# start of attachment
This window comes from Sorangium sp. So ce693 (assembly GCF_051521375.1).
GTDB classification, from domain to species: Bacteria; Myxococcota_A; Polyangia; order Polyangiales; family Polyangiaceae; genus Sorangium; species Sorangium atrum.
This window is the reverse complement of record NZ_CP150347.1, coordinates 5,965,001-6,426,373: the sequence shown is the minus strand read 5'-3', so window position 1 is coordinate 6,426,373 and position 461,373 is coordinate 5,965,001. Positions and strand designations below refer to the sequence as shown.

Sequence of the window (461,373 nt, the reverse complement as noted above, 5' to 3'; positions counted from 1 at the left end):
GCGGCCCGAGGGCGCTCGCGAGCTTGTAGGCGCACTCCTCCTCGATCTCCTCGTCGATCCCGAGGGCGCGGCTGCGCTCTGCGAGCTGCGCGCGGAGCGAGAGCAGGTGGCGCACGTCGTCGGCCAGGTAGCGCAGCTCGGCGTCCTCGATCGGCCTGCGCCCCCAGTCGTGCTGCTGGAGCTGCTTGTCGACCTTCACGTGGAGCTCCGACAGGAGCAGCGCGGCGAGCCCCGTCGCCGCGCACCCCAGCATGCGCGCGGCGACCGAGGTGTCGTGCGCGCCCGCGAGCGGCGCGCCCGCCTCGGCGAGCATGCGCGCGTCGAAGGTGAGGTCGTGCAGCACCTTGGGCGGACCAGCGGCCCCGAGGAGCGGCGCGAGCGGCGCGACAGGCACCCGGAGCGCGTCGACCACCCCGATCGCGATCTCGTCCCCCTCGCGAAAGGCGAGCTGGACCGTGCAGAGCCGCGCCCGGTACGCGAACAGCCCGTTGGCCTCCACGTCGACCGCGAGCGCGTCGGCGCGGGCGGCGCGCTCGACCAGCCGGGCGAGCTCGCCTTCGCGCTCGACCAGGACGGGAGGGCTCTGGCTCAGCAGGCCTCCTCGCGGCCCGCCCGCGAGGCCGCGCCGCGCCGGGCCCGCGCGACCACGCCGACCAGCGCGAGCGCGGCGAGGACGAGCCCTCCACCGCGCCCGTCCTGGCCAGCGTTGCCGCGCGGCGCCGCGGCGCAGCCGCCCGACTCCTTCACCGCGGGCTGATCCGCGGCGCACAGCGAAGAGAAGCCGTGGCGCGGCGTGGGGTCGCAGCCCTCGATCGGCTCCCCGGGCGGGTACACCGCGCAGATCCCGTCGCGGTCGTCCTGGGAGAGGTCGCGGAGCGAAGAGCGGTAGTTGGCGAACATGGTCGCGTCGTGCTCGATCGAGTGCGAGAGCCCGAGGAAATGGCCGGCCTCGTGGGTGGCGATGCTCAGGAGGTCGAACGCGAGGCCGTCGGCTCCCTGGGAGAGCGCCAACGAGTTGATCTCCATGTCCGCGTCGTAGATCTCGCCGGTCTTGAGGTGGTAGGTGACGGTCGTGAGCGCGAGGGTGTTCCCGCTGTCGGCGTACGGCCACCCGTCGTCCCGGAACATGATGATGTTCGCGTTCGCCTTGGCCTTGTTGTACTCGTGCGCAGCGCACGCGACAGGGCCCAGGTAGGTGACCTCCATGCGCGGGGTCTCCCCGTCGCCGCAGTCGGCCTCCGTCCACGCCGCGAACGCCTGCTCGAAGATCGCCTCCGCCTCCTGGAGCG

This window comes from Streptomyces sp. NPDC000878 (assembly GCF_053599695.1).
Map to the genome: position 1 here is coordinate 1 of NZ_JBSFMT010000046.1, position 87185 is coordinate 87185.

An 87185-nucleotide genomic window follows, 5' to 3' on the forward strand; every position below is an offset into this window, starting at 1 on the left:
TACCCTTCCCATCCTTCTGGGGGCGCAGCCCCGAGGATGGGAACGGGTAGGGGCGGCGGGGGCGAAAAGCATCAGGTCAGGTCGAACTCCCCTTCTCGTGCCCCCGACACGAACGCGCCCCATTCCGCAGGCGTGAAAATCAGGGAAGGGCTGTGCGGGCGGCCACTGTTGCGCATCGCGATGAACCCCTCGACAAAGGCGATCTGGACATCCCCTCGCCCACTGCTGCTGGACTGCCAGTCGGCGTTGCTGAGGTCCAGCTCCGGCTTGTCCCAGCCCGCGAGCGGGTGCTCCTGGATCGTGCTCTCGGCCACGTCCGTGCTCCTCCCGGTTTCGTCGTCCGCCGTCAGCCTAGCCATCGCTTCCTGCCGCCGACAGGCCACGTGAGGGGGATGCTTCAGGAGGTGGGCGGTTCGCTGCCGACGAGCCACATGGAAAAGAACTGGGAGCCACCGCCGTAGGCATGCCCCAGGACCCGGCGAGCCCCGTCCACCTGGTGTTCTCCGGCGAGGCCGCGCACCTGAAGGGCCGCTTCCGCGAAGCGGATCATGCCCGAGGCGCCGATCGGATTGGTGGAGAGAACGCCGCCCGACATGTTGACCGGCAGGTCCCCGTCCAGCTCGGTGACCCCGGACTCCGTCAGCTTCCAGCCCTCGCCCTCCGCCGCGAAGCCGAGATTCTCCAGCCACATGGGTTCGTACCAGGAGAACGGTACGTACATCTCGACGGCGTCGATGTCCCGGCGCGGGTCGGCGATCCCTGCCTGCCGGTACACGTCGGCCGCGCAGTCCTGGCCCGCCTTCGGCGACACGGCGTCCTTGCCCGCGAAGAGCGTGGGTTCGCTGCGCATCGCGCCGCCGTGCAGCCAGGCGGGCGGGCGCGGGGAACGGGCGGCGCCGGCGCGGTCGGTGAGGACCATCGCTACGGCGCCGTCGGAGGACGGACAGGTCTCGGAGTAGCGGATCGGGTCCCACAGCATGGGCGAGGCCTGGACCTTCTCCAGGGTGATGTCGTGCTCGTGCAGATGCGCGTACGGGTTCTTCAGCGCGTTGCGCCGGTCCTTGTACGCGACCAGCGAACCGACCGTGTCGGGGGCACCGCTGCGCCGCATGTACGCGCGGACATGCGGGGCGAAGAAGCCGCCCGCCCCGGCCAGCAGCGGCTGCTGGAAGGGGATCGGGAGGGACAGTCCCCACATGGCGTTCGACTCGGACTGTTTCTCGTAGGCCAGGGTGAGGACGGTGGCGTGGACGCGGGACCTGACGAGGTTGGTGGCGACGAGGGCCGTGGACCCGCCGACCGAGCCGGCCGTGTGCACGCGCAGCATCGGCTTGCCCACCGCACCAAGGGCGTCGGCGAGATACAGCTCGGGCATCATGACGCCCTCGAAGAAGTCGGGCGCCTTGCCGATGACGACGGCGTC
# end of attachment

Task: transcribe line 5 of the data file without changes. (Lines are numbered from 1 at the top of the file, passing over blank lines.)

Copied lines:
GCGGCCCGAGGGCGCTCGCGAGCTTGTAGGCGCACTCCTCCTCGATCTCCTCGTCGATCCCGAGGGCGCGGCTGCGCTCTGCGAGCTGCGCGCGGAGCGAGAGCAGGTGGCGCACGTCGTCGGCCAGGTAGCGCAGCTCGGCGTCCTCGATCGGCCTGCGCCCCCAGTCGTGCTGCTGGAGCTGCTTGTCGACCTTCACGTGGAGCTCCGACAGGAGCAGCGCGGCGAGCCCCGTCGCCGCGCACCCCAGCATGCGCGCGGCGACCGAGGTGTCGTGCGCGCCCGCGAGCGGCGCGCCCGCCTCGGCGAGCATGCGCGCGTCGAAGGTGAGGTCGTGCAGCACCTTGGGCGGACCAGCGGCCCCGAGGAGCGGCGCGAGCGGCGCGACAGGCACCCGGAGCGCGTCGACCACCCCGATCGCGATCTCGTCCCCCTCGCGAAAGGCGAGCTGGACCGTGCAGAGCCGCGCCCGGTACGCGAACAGCCCGTTGGCCTCCACGTCGACCGCGAGCGCGTCGGCGCGGGCGGCGCGCTCGACCAGCCGGGCGAGCTCGCCTTCGCGCTCGACCAGGACGGGAGGGCTCTGGCTCAGCAGGCCTCCTCGCGGCCCGCCCGCGAGGCCGCGCCGCGCCGGGCCCGCGCGACCACGCCGACCAGCGCGAGCGCGGCGAGGACGAGCCCTCCACCGCGCCCGTCCTGGCCAGCGTTGCCGCGCGGCGCCGCGGCGCAGCCGCCCGACTCCTTCACCGCGGGCTGATCCGCGGCGCACAGCGAAGAGAAGCCGTGGCGCGGCGTGGGGTCGCAGCCCTCGATCGGCTCCCCGGGCGGGTACACCGCGCAGATCCCGTCGCGGTCGTCCTGGGAGAGGTCGCGGAGCGAAGAGCGGTAGTTGGCGAACATGGTCGCGTCGTGCTCGATCGAGTGCGAGAGCCCGAGGAAATGGCCGGCCTCGTGGGTGGCGATGCTCAGGAGGTCGAACGCGAGGCCGTCGGCTCCCTGGGAGAGCGCCAACGAGTTGATCTCCATGTCCGCGTCGTAGATCTCGCCGGTCTTGAGGTGGTAGGTGACGGTCGTGAGCGCGAGGGTGTTCCCGCTGTCGGCGTACGGCCACCCGTCGTCCCGGAACATGATGATGTTCGCGTTCGCCTTGGCCTTGTTGTACTCGTGCGCAGCGCACGCGACAGGGCCCAGGTAGGTGACCTCCATGCGCGGGGTCTCCCCGTCGCCGCAGTCGGCCTCCGTCCACGCCGCGAACGCCTGCTCGAAGATCGCCTCCGCCTCCTGGAGCG